THE BLOG

What if MJ Fans Left a Legacy Rather Than Flowers

11/17/2011 09:02 am ET
  • Matt Petersen Chief Sustainability Officer, City of Los Angeles. pLAn.lamayo.org

What if the images from the tribute(s) to Michael Jackson in the days ahead told another story besides the love of millions of fans for the music and the moves of the King of Pop?

In the week since Michel Jackson's unexpected death, hundreds of thousands -- a number that will doubtless grow to millions -- of his fans have been seeking ways to pay tribute to the man and his music. Armies of Jackson admirers and journalists made the pilgrimage to his Neverland ranch after false reports of a Friday public viewing made headlines. Elsewhere around the world Jackson fans have been dancing and holding candlelight vigils outside US embassies. There is now a public memorial planned for Jackson at the 20,000 capacity Staples Center in Los Angeles on July 7 with overflow in the Nokia Liva "public square."

What if instead of spending $20 on flowers to leave behind on tribute sites, or tying $10 Mylar balloons to fences, Jackson's fans instead honored his humanitarian streak by making a donation to charity? Outpourings and love and grief are natural and cathartic, but Jackson, of course, was among other things a well-known and longtime supporter of many charitable causes. His We Are the World project which supported famine relief efforts in Africa may be his best known philanthropic work, but the Guinness Book of World Records Millennium Edition listed Jackson as the world's most charitable pop star, who supported 39 charitable organizations through donations, sponsorships and by participating in auctions. Some of the charities he supported were the Make A Wish Foundation, Minority Aids Project, American Cancer Society, Heal the World Foundation, among many others.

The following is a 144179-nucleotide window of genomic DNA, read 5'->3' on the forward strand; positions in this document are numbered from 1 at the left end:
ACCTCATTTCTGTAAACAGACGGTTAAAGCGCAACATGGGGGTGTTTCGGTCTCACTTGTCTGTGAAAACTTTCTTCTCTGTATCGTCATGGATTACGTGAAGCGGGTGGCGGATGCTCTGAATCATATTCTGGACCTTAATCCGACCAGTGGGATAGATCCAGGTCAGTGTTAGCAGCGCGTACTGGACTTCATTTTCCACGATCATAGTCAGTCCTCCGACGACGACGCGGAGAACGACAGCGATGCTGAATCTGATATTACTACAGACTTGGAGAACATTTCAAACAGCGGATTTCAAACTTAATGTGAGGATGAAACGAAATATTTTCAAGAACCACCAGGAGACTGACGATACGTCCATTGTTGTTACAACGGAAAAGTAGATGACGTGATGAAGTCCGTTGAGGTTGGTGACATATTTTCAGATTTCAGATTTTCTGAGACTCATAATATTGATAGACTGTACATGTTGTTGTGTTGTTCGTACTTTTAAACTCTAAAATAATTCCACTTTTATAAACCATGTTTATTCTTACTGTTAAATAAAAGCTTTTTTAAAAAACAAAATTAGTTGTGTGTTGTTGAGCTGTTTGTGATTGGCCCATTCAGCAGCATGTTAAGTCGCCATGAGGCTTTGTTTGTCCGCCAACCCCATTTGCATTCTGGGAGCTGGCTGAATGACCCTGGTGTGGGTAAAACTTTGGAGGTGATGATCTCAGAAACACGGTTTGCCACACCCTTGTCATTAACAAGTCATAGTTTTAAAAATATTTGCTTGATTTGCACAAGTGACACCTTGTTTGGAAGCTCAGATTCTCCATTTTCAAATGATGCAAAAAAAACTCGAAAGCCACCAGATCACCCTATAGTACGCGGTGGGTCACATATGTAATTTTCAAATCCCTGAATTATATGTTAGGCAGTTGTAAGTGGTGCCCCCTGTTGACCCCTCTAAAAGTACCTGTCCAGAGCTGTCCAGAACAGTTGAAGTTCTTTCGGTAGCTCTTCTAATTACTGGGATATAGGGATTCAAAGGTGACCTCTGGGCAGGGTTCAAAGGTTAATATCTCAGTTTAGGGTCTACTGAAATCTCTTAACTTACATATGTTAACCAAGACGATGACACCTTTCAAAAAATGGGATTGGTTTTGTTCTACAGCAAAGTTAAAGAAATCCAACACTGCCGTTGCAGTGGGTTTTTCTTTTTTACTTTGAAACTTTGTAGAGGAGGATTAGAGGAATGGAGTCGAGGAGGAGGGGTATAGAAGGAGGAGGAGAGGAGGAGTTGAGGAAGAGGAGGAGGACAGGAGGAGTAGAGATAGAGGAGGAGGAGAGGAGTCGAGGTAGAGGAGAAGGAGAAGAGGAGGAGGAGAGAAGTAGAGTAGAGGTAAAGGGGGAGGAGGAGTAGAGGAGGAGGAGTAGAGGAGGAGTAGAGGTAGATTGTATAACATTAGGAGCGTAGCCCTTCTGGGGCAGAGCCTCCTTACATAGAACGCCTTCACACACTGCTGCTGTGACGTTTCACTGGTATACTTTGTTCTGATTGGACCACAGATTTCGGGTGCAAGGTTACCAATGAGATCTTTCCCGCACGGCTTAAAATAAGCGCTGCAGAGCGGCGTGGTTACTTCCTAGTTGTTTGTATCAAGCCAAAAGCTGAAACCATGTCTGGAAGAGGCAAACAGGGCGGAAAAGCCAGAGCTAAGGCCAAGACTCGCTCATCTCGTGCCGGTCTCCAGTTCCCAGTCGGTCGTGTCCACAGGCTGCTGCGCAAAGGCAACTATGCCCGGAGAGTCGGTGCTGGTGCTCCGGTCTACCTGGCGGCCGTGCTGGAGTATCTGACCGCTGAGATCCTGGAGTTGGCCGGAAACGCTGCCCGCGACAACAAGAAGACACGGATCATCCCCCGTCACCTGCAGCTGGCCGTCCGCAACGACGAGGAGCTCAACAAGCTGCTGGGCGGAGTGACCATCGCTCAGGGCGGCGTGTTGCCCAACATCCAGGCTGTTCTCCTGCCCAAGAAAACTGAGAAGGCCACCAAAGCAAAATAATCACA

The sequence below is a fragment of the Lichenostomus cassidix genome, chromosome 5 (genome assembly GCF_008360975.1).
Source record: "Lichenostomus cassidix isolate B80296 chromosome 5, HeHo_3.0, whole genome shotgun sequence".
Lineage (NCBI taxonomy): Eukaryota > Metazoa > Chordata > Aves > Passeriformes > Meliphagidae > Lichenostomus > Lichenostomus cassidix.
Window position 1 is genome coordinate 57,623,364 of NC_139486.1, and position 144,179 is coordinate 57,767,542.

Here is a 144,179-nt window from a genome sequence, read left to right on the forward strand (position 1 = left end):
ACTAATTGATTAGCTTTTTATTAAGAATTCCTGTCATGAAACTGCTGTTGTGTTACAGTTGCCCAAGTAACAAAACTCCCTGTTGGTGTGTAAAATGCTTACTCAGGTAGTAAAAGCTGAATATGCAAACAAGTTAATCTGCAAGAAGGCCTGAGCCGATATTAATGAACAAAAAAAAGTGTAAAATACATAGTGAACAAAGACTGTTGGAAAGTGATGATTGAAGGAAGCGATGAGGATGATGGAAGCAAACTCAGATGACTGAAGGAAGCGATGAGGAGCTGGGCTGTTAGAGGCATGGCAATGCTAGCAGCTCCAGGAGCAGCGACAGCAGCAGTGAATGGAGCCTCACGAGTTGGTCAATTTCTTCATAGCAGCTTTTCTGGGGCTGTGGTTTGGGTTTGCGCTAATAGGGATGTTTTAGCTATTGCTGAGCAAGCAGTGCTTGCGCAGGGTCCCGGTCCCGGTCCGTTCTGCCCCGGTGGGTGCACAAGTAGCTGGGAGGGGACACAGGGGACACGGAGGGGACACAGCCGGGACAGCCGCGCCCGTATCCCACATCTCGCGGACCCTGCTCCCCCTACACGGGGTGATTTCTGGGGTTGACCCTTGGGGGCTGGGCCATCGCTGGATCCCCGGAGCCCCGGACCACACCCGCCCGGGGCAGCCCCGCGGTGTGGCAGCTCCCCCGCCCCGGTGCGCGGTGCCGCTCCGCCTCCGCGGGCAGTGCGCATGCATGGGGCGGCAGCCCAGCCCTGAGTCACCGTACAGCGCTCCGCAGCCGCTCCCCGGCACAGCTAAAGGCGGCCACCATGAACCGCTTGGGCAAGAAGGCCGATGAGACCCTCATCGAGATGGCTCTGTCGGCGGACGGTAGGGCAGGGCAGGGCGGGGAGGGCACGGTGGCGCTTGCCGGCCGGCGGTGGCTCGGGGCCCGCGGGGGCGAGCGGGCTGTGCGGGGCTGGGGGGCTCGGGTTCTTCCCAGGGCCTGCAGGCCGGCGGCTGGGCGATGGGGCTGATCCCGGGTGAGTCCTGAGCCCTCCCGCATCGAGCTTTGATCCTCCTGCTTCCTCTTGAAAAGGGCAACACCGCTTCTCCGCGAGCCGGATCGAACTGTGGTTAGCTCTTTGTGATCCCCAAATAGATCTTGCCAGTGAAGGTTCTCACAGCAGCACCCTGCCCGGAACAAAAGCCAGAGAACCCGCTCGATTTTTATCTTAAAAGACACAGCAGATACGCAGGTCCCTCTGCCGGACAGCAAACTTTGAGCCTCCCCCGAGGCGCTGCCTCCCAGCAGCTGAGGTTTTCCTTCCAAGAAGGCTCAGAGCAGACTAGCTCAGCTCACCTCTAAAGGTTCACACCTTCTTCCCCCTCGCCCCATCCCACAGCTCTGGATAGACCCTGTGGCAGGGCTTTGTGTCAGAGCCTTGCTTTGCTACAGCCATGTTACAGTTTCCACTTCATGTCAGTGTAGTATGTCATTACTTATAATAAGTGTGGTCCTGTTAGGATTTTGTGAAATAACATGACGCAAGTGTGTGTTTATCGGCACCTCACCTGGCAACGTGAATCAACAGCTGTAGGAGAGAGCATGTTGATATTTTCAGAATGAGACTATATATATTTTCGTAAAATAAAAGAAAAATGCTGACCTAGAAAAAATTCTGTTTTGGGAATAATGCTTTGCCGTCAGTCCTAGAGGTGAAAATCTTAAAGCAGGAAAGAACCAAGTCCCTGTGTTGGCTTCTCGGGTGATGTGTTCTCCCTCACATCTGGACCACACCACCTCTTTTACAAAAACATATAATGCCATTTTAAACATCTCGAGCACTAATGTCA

What if the incessant MJ news coverage in store for us the week ahead spoke of an incredible spike in charitable donations, with billions of dollars going to humanitarian organizations around the world -- ideally fighting child abuse and pornography, stemming violence in Africa including against women and girls (not to mention Mother Earth), and other similar critical issues -- rather than panning the camera to show endless fields of flowers and balloons at Neverland, US embassies, the Jackson family home, and elsewhere?

Surely the planet would breathe a sign of appreciation as tons of waste would be averted from landfills (and the ocean would be spared a mountain of balloons), and I would also venture to guess that the famous philanthropist's children will one day thank his millions of fans for leaving a lasting and sustaining legacy for the truly best of their father's memory.